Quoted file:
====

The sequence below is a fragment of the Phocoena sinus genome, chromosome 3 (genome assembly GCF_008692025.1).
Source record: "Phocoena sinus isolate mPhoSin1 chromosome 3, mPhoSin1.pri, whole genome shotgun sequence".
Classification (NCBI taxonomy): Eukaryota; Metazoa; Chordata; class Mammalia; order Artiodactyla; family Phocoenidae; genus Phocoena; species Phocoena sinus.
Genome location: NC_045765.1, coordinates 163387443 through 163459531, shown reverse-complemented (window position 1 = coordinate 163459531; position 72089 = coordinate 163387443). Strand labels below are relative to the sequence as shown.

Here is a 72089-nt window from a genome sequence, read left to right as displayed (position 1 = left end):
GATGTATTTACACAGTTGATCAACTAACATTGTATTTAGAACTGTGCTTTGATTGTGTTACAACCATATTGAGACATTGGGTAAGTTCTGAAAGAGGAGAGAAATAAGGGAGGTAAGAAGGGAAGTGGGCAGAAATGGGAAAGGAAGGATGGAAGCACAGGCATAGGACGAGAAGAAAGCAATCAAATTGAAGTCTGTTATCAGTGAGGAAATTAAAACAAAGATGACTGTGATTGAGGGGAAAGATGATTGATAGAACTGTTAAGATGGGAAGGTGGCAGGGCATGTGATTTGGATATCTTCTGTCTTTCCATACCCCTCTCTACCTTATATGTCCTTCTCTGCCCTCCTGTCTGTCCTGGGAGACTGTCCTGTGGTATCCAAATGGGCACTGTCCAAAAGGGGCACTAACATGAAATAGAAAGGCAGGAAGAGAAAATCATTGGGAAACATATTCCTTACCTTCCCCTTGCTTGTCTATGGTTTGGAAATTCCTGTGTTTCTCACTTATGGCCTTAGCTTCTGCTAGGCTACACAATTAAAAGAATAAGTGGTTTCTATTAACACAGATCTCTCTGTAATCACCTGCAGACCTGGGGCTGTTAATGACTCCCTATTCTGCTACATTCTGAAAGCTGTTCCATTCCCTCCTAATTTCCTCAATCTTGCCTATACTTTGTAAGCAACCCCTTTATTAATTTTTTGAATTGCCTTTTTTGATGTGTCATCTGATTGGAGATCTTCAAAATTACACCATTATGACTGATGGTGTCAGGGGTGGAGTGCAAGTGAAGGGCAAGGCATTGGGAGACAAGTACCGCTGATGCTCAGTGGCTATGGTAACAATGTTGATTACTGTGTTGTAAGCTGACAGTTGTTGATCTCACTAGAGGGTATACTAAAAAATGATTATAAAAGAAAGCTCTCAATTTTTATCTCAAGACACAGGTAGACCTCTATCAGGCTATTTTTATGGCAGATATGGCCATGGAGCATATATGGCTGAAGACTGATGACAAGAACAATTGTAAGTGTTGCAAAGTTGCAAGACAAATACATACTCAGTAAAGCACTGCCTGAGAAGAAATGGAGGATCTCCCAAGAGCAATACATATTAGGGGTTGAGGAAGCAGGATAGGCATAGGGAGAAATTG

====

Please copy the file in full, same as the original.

The sequence below is a fragment of the Phocoena sinus genome, chromosome 3 (genome assembly GCF_008692025.1).
Source record: "Phocoena sinus isolate mPhoSin1 chromosome 3, mPhoSin1.pri, whole genome shotgun sequence".
Classification (NCBI taxonomy): Eukaryota; Metazoa; Chordata; class Mammalia; order Artiodactyla; family Phocoenidae; genus Phocoena; species Phocoena sinus.
Genome location: NC_045765.1, coordinates 163387443 through 163459531, shown reverse-complemented (window position 1 = coordinate 163459531; position 72089 = coordinate 163387443). Strand labels below are relative to the sequence as shown.

Here is a 72089-nt window from a genome sequence, read left to right as displayed (position 1 = left end):
GATGTATTTACACAGTTGATCAACTAACATTGTATTTAGAACTGTGCTTTGATTGTGTTACAACCATATTGAGACATTGGGTAAGTTCTGAAAGAGGAGAGAAATAAGGGAGGTAAGAAGGGAAGTGGGCAGAAATGGGAAAGGAAGGATGGAAGCACAGGCATAGGACGAGAAGAAAGCAATCAAATTGAAGTCTGTTATCAGTGAGGAAATTAAAACAAAGATGACTGTGATTGAGGGGAAAGATGATTGATAGAACTGTTAAGATGGGAAGGTGGCAGGGCATGTGATTTGGATATCTTCTGTCTTTCCATACCCCTCTCTACCTTATATGTCCTTCTCTGCCCTCCTGTCTGTCCTGGGAGACTGTCCTGTGGTATCCAAATGGGCACTGTCCAAAAGGGGCACTAACATGAAATAGAAAGGCAGGAAGAGAAAATCATTGGGAAACATATTCCTTACCTTCCCCTTGCTTGTCTATGGTTTGGAAATTCCTGTGTTTCTCACTTATGGCCTTAGCTTCTGCTAGGCTACACAATTAAAAGAATAAGTGGTTTCTATTAACACAGATCTCTCTGTAATCACCTGCAGACCTGGGGCTGTTAATGACTCCCTATTCTGCTACATTCTGAAAGCTGTTCCATTCCCTCCTAATTTCCTCAATCTTGCCTATACTTTGTAAGCAACCCCTTTATTAATTTTTTGAATTGCCTTTTTTGATGTGTCATCTGATTGGAGATCTTCAAAATTACACCATTATGACTGATGGTGTCAGGGGTGGAGTGCAAGTGAAGGGCAAGGCATTGGGAGACAAGTACCGCTGATGCTCAGTGGCTATGGTAACAATGTTGATTACTGTGTTGTAAGCTGACAGTTGTTGATCTCACTAGAGGGTATACTAAAAAATGATTATAAAAGAAAGCTCTCAATTTTTATCTCAAGACACAGGTAGACCTCTATCAGGCTATTTTTATGGCAGATATGGCCATGGAGCATATATGGCTGAAGACTGATGACAAGAACAATTGTAAGTGTTGCAAAGTTGCAAGACAAATACATACTCAGTAAAGCACTGCCTGAGAAGAAATGGAGGATCTCCCAAGAGCAATACATATTAGGGGTTGAGGAAGCAGGATAGGCATAGGGAGAAATTG